Submarine builder Electric Boat's parent company reported Wednesday an 8.5 percent profit increase over last year ago in the third quarter.
The defense giant General Dynamics, based in Falls Church, Va., said in its latest earnings report that revenues declined but operational cost-cutting more than made up the difference in the period that included July, August and September. The company's profits for the quarter were $651 million.
GD reported earnings per share of $1.84 in the quarter, easily beating analysts' projections by 16 cents a share.
"This quarter was better than anticipated," Phebe N. Novakovic, GD's chairman and chief executive officer, said in a conference call. "We had a great quarter."
The third quarter's better-than-expected profits led GD to raise its expectations for 2013. Estimated earnings per share that previously were projected at $6.86 to $6.95 for the year were raised to $6.90 to $7 in the latest report.
Despite the report, GD's share price fell more than 2 percent on the day to $86.22.
Investors focused Wednesday on problems within GD, including an overall revenue decrease of 1.7 percent. The company's key combat systems division was hardest hit, as sales fell 30 percent from a year ago.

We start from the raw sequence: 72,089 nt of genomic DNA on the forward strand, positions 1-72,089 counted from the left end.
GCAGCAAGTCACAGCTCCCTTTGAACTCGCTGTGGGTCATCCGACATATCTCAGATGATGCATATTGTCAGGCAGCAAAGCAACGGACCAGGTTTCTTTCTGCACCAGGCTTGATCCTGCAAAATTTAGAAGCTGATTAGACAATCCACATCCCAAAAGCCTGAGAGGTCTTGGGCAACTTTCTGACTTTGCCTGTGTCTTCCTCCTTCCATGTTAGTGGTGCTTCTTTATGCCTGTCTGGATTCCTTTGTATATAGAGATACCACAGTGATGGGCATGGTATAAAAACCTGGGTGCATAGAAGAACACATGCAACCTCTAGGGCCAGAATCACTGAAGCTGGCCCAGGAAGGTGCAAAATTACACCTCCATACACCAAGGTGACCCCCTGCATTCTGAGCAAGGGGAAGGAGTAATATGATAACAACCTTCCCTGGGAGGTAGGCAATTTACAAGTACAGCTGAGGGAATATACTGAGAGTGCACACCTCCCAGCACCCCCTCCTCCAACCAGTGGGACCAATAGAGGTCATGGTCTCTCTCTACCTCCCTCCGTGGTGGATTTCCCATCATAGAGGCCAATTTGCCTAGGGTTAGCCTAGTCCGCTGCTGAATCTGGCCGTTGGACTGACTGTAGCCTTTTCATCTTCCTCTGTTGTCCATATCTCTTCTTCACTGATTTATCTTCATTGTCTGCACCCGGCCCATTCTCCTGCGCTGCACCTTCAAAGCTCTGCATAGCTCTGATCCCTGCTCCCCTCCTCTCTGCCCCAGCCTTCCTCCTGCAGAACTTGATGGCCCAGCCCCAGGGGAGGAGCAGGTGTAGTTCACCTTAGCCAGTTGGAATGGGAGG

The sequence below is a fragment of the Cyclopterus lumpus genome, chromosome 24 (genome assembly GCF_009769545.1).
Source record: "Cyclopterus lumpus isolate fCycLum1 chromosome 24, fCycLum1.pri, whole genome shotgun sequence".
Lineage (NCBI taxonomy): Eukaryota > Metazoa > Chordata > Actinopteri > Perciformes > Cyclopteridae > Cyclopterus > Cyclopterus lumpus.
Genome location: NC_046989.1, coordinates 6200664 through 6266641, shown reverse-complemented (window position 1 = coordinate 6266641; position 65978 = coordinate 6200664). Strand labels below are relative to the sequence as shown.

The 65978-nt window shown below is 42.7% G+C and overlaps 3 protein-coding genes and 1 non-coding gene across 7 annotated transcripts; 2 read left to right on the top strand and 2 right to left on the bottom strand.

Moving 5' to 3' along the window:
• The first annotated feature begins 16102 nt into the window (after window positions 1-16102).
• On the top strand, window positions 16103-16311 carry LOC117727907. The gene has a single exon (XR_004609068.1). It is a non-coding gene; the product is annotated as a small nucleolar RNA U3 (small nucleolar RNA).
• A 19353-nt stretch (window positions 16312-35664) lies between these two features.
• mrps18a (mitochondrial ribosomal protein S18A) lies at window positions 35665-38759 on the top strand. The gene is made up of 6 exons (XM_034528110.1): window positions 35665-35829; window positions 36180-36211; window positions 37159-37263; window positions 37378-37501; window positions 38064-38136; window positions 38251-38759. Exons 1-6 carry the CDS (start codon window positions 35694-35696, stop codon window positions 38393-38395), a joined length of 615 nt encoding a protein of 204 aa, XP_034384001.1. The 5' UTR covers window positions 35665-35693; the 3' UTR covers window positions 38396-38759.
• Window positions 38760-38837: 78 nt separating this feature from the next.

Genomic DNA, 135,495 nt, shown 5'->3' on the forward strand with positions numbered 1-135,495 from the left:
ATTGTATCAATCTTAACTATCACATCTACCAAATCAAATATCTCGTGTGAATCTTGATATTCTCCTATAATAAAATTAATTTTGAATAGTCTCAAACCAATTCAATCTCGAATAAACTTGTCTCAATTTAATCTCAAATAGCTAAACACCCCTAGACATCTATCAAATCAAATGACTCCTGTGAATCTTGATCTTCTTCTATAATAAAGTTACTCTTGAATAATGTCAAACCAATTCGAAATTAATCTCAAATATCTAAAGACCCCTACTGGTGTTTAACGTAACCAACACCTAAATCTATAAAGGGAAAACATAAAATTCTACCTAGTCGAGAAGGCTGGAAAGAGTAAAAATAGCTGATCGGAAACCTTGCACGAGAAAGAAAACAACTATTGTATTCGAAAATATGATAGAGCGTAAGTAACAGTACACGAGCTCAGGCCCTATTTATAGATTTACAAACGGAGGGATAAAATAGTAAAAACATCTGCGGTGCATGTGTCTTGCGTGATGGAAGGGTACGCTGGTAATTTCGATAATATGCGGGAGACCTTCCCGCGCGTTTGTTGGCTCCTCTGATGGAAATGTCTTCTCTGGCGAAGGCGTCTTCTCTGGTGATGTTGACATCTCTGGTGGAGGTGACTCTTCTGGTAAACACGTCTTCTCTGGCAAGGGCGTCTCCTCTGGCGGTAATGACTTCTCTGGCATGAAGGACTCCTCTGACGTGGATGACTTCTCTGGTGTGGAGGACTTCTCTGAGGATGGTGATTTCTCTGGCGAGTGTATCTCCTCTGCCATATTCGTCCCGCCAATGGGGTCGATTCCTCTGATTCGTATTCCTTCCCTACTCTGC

The marine systems division, of which EB is a part, saw only a 1.6 percent increase in revenues, while operating profits declined 8.6 percent.
GD said lagging revenue was related to lower government spending on defense systems. But the company's Gulfstream division, which markets jet airplanes, helped offset these losses with a 17 percent boost in quarterly sales over the same period last year.
Still, Novakovic said GD is being cautious with its cash position, expecially considering the brinksmanship that played out in Washington over the past few weeks.
"The government took the nation to the edge on the debt ceiling extension," Novakovic said. "We were forced to gaze into the abyss.... That was sobering."
She added that the political machinations of October could well be repeated in January when another debt-ceiling deadline looms.
"It's entirely possible that we find ourselves in an extended period of time trapped in Dante's first circle of hell," she said.